A few weeks ago I considered designing a project to control my IC9700 voice memories. Before embarking on a new project I always check if someone has already done it first.
The obvious contender is the SotaBeams ContestConsole but that costs £70. Far too much for what it is.
I then came across a project from ON5IA which did exactly what I wanted. Rather than reinvent the wheel, I decided just to use this project and move on.Mentioning it to a few club members who said they would like to build one, I had the PCBs manufactured and sourced all the components to populate it. I then designed a two part case which protects the PCB.
I have around 10 kits available for purchase at £15.
For this you will get a kit of parts and a plastic case to solder yourself including the 8 pin radio plugs/sockets.
It should take about 90 minutes to build and there are only through-hole parts to solder. You are also able to plug a headset into it including a footswitch without the need for a dongle. You can just plug your existing microphone in instead though.Attached are some photos of the build and parts.Once they are gone, they are gone. This was just a project for me which I scaled up to assist you as a single purchase would cost significantly more than the bulk price I achieved.If you want one, let me know asap and I will reserve one for you.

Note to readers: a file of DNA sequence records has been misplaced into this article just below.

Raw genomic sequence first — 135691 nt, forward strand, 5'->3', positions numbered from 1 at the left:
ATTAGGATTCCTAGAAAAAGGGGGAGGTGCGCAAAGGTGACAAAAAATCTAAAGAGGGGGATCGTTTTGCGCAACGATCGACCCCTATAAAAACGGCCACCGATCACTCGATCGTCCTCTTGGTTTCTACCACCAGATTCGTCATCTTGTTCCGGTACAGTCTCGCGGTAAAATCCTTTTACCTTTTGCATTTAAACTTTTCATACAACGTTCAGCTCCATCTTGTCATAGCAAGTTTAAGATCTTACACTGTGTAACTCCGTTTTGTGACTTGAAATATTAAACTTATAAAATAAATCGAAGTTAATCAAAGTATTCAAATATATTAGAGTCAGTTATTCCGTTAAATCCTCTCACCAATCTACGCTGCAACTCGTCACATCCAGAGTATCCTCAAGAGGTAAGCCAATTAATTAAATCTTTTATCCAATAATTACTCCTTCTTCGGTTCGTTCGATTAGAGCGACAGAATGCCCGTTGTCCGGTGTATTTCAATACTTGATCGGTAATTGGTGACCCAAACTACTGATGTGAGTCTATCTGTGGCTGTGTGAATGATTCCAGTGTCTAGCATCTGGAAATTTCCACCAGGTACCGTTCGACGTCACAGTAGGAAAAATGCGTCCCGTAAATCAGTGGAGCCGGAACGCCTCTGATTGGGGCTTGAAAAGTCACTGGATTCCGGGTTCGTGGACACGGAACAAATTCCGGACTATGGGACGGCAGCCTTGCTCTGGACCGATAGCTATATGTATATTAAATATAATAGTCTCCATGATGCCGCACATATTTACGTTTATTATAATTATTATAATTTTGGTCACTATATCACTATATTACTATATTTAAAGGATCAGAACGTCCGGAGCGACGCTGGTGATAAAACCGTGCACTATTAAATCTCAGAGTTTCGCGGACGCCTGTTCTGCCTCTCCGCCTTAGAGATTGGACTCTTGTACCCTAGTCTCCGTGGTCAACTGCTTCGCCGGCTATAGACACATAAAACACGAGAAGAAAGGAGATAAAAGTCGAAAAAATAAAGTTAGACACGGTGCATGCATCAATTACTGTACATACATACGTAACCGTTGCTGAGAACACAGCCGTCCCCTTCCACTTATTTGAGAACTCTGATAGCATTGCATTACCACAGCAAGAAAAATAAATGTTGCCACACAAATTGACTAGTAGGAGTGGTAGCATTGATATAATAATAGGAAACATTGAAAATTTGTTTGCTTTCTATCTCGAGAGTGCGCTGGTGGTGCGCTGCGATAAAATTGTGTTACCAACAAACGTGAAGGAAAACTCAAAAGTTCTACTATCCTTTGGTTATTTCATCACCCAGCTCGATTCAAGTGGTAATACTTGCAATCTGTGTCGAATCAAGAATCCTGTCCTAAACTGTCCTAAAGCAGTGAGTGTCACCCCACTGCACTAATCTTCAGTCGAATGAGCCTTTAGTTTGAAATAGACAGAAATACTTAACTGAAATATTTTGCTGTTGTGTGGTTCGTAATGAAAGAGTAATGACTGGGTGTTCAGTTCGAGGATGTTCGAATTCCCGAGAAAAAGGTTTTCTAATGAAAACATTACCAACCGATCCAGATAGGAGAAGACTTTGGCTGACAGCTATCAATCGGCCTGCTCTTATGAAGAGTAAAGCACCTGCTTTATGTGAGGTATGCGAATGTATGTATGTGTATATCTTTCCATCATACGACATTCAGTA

What is it, and why would you need it?
A (voice, CW, RTTY) keyer is a tool to record and play back messages. When you are calling CQ, you don’t have to endlessly speak or send morse, the keyer can do that for you.
Many Icom radio’s like the IC-7300 have a built in voice keyer with 8 memory slots. However, you can only activate these via the touchscreen when you are in the keyer menu (obviously).
This keyer menu takes up 50% of the display, and prevents you from viewing other interesting screens, such as the extended waterfall or the audioscope.
With an external keypad we can recall up to 4 out of the 8 memory slots, without having the keyer menu on display. An additional advantage of an external keypad is that you can install it in a spot that is best accessible to you. In case of a contest e.g.: just next to your PC keyboard.
It is compatible with most modern Icom radios (9700, 7300, 7100, 7800 etc) for the memory keys (voice, cw and rtty) and older Icom rigs like (910 etc) for the up/down and PTT.